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An essay by Robert Cortes Holliday

As To Office Boys

Title:     As To Office Boys
Author: Robert Cortes Holliday [More Titles by Holliday]

Mr. MacCrary is in the real estate business. It is incident to Mr. MacCrary's business that he has to employ an office boy. This position as factotum in the office of Mr. MacCrary is subject to much vicissitude.

The first of the interesting line of boys successively employed by Mr. MacCrary was an office boy by profession; by natural talent and inclination he was a liar. He was a gifted liar, a brilliant and a versatile liar; a liar of resource, of imagination. He was a liar of something very near to genius. He lied for the love of lying. With him a lie was a thing of art. An artist for art's sake, he, and for art's sake alone. Like an amateur in short, a distinguished amateur, who is too proud to sell his lies, but willingly gives one away, now and then to some highly valued and much admiring friend. This boy would start with a little lie, then, as he progressed in his story, the wonderful possibilities of the thing would open up before him; he would grasp them and contort them, twist them into shape, and produce, create, a thing magnificent, stupendous, a thing which fairly made one gasp. He, a mere boy! It was wonderful.

On the last day he came into the office and said: "Runaway down the street, Mr. MacCrary."

"Is that so?" said Mr. MacCrary.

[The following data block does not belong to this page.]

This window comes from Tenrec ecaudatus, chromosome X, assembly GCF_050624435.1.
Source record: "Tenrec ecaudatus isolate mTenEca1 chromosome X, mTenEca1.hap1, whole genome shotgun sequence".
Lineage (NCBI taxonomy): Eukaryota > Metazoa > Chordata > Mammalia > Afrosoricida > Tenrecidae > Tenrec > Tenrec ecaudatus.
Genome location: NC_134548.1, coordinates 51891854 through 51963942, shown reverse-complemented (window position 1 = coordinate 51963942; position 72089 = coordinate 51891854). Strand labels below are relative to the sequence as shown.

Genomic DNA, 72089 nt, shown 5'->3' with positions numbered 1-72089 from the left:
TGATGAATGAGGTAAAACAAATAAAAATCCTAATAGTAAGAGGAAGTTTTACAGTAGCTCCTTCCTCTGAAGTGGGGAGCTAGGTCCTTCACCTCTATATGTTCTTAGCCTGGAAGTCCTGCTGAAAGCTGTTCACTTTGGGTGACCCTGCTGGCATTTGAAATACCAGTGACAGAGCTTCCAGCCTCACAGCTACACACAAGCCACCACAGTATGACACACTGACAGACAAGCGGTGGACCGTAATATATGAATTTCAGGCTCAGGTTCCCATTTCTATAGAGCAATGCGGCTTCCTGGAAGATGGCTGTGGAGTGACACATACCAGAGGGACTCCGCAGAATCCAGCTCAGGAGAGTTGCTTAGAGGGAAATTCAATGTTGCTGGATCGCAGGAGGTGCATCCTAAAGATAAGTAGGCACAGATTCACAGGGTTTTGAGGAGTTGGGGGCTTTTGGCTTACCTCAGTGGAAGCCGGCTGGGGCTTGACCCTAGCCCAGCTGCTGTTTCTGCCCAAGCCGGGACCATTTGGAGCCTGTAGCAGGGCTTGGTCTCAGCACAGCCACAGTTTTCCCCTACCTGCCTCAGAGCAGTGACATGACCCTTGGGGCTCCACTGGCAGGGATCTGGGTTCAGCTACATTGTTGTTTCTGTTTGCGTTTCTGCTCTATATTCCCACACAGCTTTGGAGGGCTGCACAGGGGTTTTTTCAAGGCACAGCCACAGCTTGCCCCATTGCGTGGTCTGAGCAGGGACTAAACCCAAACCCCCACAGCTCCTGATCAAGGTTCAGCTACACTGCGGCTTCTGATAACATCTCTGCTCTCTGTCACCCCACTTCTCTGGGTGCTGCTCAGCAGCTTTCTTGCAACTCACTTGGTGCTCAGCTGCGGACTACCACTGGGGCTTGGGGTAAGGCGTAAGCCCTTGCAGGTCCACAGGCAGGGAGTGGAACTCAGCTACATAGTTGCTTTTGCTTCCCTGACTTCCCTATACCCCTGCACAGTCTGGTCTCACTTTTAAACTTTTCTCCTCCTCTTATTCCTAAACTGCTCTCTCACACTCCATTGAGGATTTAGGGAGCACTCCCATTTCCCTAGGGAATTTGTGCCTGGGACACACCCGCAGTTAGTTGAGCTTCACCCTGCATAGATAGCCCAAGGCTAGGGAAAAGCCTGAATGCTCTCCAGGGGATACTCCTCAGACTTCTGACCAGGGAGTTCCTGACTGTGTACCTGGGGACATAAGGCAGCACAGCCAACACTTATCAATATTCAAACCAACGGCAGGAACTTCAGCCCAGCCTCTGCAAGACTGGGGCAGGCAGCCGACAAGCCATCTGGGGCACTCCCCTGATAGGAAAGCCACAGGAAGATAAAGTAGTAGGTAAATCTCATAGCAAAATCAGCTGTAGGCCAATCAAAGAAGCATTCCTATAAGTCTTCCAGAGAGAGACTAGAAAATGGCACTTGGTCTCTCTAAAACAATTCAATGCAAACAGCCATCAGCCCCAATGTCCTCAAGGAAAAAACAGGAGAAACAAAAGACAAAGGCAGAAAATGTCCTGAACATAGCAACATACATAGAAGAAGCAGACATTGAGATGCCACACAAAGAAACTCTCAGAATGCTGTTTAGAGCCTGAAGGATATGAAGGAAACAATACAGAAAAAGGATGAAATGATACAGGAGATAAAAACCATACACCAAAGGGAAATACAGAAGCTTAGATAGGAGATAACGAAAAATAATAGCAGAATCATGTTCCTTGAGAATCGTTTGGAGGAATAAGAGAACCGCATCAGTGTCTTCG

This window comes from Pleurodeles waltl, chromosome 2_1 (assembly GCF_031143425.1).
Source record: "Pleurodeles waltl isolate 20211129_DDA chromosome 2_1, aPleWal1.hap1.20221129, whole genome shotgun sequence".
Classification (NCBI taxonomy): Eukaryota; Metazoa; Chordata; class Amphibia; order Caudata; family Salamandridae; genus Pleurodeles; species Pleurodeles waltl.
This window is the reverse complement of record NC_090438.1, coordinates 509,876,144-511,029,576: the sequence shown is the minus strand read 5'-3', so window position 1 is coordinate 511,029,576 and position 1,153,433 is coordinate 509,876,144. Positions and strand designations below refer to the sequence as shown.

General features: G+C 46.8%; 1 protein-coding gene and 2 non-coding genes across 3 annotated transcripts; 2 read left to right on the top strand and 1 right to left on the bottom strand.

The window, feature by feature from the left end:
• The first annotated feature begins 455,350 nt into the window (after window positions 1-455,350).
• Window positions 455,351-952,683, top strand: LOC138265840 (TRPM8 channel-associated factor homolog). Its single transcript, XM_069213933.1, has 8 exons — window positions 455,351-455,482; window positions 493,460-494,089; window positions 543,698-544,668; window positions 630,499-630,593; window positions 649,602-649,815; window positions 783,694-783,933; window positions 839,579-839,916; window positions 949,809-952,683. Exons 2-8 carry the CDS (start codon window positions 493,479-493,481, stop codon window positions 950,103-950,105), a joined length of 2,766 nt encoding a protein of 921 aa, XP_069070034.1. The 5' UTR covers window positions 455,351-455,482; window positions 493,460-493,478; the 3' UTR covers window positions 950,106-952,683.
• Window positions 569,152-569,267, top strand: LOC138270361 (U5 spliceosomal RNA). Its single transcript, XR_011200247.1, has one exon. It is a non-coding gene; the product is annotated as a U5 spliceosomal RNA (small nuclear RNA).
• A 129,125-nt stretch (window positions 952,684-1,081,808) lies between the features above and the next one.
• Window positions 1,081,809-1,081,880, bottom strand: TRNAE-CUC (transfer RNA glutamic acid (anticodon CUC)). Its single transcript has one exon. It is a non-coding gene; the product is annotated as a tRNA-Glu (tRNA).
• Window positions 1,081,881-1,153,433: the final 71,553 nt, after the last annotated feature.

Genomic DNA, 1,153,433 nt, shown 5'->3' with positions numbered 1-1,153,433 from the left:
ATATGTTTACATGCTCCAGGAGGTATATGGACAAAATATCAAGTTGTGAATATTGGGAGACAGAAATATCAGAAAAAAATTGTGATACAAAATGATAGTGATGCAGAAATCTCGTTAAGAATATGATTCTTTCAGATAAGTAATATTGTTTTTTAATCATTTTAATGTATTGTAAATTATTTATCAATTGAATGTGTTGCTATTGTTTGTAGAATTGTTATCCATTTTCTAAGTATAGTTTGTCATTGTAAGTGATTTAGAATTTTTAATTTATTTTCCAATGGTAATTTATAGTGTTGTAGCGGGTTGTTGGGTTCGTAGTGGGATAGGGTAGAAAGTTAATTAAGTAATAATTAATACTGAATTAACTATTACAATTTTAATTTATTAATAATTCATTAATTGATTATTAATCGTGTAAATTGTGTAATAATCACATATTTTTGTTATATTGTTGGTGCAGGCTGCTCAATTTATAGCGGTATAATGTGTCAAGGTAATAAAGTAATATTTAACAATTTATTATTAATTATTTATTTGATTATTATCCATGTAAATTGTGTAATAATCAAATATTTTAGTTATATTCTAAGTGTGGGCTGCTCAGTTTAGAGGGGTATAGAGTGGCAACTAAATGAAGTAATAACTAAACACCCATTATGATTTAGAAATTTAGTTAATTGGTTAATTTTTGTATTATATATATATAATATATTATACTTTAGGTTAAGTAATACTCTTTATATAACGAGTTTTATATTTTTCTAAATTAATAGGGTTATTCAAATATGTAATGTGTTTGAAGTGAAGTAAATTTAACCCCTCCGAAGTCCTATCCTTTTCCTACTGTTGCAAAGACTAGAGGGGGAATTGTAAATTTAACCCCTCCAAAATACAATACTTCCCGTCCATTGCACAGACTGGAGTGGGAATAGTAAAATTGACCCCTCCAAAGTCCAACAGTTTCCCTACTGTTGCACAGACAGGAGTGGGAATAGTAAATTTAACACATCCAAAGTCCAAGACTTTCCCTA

"Yes," said the boy, "ran over a woman, killed her dead."

"You don't say!" exclaimed Mr. MacCrary.

"I should say so," said the boy; "killed the baby in her arms, too."

"What!" cried Mr. MacCrary, "did she have a baby in her arms?"

"And that ain't all," continued the boy, "ran on down the street and into a trolley car."

"And killed all the passengers!" exclaimed Mr. MacCrary.

"And the conductor," added the boy, "broke all the horse's legs, smashed the wagon, driver went insane from scare. They're shootin' the horse now," said the boy.

Mr. MacCrary dismissed this boy that he might find a sphere more suited to his ability than the real estate business, which, to tell the truth, was evidently a little bourgeoise for his genius.

The next boy was not particularly gifted in any direction, but he was mysterious. Upon a client's coming into the office during Mr. MacCrary's absence he, the client, was sure to be impressed by two circumstances: First, that there was no one in the office until he entered; secondly, that the boy had strangely appeared from nowhere in particular, and was following in close upon his heels. This consistently illustrates the whole course of this boy's conduct throughout the time he remained with Mr. MacCrary.

The third boy, that is the present one, is not exactly mysterious, but he is peculiar. He attends strictly to his own business. He believes himself to be here for that purpose, apparently. He does not meddle with Mr. MacCrary's business. That is no concern of his. He is imbued with the good old adage: "If you want a thing well done, do it yourself." He follows this excellent principle himself, and believes others should do likewise. This boy is very sapient, and a wonderful student. His nature is more receptive than creative. He procures heavy sheep-skin-bound volumes from the circulating library, and his taste in literature, for one of his age, is unique. These books generally relate to primitive man, and contain exciting engravings of his stone hatchets and cooking utensils. He is also fond of perusing horticulture journals, these being the only magazines which he enjoys. When the first of these appeared about the office, Mr. MacCrary picked up one and inquired:

"What is this, James?"

"Oh!" exclaimed James, "there's some fine pictures of berries in there." James is too scholarly for real estate, and will soon, no doubt, follow in the way of his earlier predecessor to the intellectual life.

[The end]
Robert Cortes Holliday's essay: As To Office Boys